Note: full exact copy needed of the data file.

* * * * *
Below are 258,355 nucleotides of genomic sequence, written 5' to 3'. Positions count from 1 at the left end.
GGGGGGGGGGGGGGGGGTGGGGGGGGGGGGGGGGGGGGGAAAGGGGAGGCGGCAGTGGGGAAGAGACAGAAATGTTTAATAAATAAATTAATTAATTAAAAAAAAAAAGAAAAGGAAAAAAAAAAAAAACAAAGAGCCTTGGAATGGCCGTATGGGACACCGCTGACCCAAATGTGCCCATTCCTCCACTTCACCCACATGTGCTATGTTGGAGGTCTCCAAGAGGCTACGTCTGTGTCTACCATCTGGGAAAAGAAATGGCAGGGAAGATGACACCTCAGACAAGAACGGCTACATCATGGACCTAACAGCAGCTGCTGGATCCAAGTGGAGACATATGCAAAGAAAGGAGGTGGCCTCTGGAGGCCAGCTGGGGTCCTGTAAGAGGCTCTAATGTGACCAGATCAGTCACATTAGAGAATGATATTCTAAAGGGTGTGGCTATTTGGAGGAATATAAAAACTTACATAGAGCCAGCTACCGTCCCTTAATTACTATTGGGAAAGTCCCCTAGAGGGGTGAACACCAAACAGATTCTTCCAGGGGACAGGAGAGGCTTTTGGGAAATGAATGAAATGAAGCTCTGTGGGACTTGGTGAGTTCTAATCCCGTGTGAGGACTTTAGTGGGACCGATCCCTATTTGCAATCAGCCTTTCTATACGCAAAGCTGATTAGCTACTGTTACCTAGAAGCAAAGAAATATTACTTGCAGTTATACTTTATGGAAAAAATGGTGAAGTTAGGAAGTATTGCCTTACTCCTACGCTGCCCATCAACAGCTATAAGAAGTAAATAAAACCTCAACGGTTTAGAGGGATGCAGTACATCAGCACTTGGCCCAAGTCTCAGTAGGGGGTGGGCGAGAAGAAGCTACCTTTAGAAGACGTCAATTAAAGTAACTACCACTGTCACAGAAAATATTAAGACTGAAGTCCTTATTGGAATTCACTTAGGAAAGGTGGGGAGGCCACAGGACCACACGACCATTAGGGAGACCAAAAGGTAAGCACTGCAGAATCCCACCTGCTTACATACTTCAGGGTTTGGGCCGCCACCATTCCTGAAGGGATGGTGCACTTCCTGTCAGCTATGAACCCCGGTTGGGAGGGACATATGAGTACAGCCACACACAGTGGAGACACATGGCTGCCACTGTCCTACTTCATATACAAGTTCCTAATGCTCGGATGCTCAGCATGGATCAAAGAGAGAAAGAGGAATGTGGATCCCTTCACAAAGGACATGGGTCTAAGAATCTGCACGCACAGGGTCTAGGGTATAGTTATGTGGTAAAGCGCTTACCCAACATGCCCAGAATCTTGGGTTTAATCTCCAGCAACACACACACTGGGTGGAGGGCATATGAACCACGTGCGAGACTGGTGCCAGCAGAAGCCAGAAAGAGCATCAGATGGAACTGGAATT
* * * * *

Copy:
Below are 258,355 nucleotides of genomic sequence, written 5' to 3'. Positions count from 1 at the left end.
GGGGGGGGGGGGGGGGGTGGGGGGGGGGGGGGGGGGGGGAAAGGGGAGGCGGCAGTGGGGAAGAGACAGAAATGTTTAATAAATAAATTAATTAATTAAAAAAAAAAAGAAAAGGAAAAAAAAAAAAAACAAAGAGCCTTGGAATGGCCGTATGGGACACCGCTGACCCAAATGTGCCCATTCCTCCACTTCACCCACATGTGCTATGTTGGAGGTCTCCAAGAGGCTACGTCTGTGTCTACCATCTGGGAAAAGAAATGGCAGGGAAGATGACACCTCAGACAAGAACGGCTACATCATGGACCTAACAGCAGCTGCTGGATCCAAGTGGAGACATATGCAAAGAAAGGAGGTGGCCTCTGGAGGCCAGCTGGGGTCCTGTAAGAGGCTCTAATGTGACCAGATCAGTCACATTAGAGAATGATATTCTAAAGGGTGTGGCTATTTGGAGGAATATAAAAACTTACATAGAGCCAGCTACCGTCCCTTAATTACTATTGGGAAAGTCCCCTAGAGGGGTGAACACCAAACAGATTCTTCCAGGGGACAGGAGAGGCTTTTGGGAAATGAATGAAATGAAGCTCTGTGGGACTTGGTGAGTTCTAATCCCGTGTGAGGACTTTAGTGGGACCGATCCCTATTTGCAATCAGCCTTTCTATACGCAAAGCTGATTAGCTACTGTTACCTAGAAGCAAAGAAATATTACTTGCAGTTATACTTTATGGAAAAAATGGTGAAGTTAGGAAGTATTGCCTTACTCCTACGCTGCCCATCAACAGCTATAAGAAGTAAATAAAACCTCAACGGTTTAGAGGGATGCAGTACATCAGCACTTGGCCCAAGTCTCAGTAGGGGGTGGGCGAGAAGAAGCTACCTTTAGAAGACGTCAATTAAAGTAACTACCACTGTCACAGAAAATATTAAGACTGAAGTCCTTATTGGAATTCACTTAGGAAAGGTGGGGAGGCCACAGGACCACACGACCATTAGGGAGACCAAAAGGTAAGCACTGCAGAATCCCACCTGCTTACATACTTCAGGGTTTGGGCCGCCACCATTCCTGAAGGGATGGTGCACTTCCTGTCAGCTATGAACCCCGGTTGGGAGGGACATATGAGTACAGCCACACACAGTGGAGACACATGGCTGCCACTGTCCTACTTCATATACAAGTTCCTAATGCTCGGATGCTCAGCATGGATCAAAGAGAGAAAGAGGAATGTGGATCCCTTCACAAAGGACATGGGTCTAAGAATCTGCACGCACAGGGTCTAGGGTATAGTTATGTGGTAAAGCGCTTACCCAACATGCCCAGAATCTTGGGTTTAATCTCCAGCAACACACACACTGGGTGGAGGGCATATGAACCACGTGCGAGACTGGTGCCAGCAGAAGCCAGAAAGAGCATCAGATGGAACTGGAATT